Virtual field trips serve as a means for students to explore and interact with important people, places, and events in history. Although they are most often used in the Social Studies curriculum as students visit historical landmarks and museums, they can also be used across content areas. Virtual field trips provide a meaningful learning environment through technology and interactive exploration, especially when students are unable to visit these important destinations in person. In my Social Studies Curriculum course, I was able to try a virtual field trip to the Museum of the American Revolution in Philadelphia, Pennsylvania. This virtual field trip would be especially useful for fourth grade students as it provides an interactive tour of the exhibits in the museum; however, there are additional resources available for other grade levels, including guiding questions and explanation of key vocabulary.
This activity addresses the importance of cross-curricular and multicultural considerations when planning instruction. The concept map gives an overview of activity ideas for a second grade classroom, as well as SOLs addressed, for “The Name Jar” by Yangsook Choi. The Social Studies activities of creating a class name jar and mural represent the importance of respecting others and building a classroom community. The Language Arts activities of students researching information about their names and discussing them through literature circles address the importance of research practice and respectful peer discussion. The Art and Math activities of creating personalized name tags and creating a bar graph based on data from student research represent the importance of extending their learning and creativity.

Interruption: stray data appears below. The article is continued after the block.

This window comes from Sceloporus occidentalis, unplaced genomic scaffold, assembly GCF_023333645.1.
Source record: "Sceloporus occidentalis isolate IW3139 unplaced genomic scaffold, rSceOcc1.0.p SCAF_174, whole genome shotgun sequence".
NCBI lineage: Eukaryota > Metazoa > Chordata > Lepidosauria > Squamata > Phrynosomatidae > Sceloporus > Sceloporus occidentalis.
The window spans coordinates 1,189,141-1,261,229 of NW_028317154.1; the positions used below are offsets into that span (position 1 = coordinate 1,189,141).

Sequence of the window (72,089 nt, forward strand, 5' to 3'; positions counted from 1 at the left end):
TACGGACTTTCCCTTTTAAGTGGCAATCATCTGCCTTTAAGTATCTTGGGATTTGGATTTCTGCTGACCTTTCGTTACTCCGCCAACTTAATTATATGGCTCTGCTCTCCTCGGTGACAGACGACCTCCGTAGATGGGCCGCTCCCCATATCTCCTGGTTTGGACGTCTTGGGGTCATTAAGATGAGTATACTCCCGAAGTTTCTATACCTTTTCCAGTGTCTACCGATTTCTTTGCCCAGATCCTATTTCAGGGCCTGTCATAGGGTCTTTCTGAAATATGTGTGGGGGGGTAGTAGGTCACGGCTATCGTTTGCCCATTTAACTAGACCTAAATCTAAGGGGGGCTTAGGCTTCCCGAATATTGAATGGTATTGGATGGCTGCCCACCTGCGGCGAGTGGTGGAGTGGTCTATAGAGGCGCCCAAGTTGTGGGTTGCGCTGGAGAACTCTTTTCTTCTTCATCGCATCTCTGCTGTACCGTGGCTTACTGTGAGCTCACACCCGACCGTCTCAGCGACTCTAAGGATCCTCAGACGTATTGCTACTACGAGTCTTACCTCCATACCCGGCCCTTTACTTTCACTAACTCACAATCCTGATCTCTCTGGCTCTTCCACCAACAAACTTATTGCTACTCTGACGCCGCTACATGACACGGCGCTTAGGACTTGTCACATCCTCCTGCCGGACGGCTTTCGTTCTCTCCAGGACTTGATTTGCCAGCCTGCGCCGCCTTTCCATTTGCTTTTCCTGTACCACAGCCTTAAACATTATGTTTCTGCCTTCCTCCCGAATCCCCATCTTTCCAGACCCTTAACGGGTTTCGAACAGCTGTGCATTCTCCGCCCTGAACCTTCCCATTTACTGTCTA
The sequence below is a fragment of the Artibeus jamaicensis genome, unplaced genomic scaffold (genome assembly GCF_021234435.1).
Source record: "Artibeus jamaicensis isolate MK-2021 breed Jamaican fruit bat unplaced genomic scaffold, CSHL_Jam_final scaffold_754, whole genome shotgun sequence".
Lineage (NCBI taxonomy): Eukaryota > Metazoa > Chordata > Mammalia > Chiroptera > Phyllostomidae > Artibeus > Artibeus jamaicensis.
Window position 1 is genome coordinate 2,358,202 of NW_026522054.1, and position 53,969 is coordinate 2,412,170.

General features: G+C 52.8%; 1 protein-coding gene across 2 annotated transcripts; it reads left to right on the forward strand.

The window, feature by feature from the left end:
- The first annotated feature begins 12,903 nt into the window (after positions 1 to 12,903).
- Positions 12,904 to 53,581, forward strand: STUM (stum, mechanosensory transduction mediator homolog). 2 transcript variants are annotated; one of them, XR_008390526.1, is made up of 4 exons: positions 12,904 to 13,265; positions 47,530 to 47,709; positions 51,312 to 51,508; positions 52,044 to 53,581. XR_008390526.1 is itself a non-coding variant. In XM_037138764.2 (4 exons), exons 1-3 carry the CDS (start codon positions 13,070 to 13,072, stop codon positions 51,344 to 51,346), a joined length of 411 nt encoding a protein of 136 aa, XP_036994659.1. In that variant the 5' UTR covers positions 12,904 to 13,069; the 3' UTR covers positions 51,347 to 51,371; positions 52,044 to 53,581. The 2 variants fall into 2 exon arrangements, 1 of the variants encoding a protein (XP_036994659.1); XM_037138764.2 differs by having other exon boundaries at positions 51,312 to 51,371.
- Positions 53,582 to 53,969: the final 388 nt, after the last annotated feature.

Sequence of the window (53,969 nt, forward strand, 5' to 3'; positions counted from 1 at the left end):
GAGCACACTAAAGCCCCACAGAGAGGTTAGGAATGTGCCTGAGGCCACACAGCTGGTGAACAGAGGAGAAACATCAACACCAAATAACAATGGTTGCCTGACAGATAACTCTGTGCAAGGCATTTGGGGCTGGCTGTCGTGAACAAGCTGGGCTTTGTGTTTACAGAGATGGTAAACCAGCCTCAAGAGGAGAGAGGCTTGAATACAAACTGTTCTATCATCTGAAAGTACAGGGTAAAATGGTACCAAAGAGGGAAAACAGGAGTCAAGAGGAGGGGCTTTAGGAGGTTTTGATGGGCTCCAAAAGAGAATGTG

This lesson was taught in my fourth grade Practicum B experience during the Social Studies block. The objective of the lesson was for the students to create their own comic depicting the effects of Reconstruction on life in Virginia, including a title, a beginning, middle, and end, at least two characters, at least four vocabulary terms, and colorful illustrations. Given the planning sheet/rubric and the list of vocabulary terms, the students were able to independently work on their comics as I monitored and supported as necessary. Afterwards, students who wished to share were given the opportunity to read aloud their comic for the class. The students were better able to understand the Reconstruction period and its effects of segregation and “Jim Crow” on life in Virginia for American Indians, whites, and African Americans.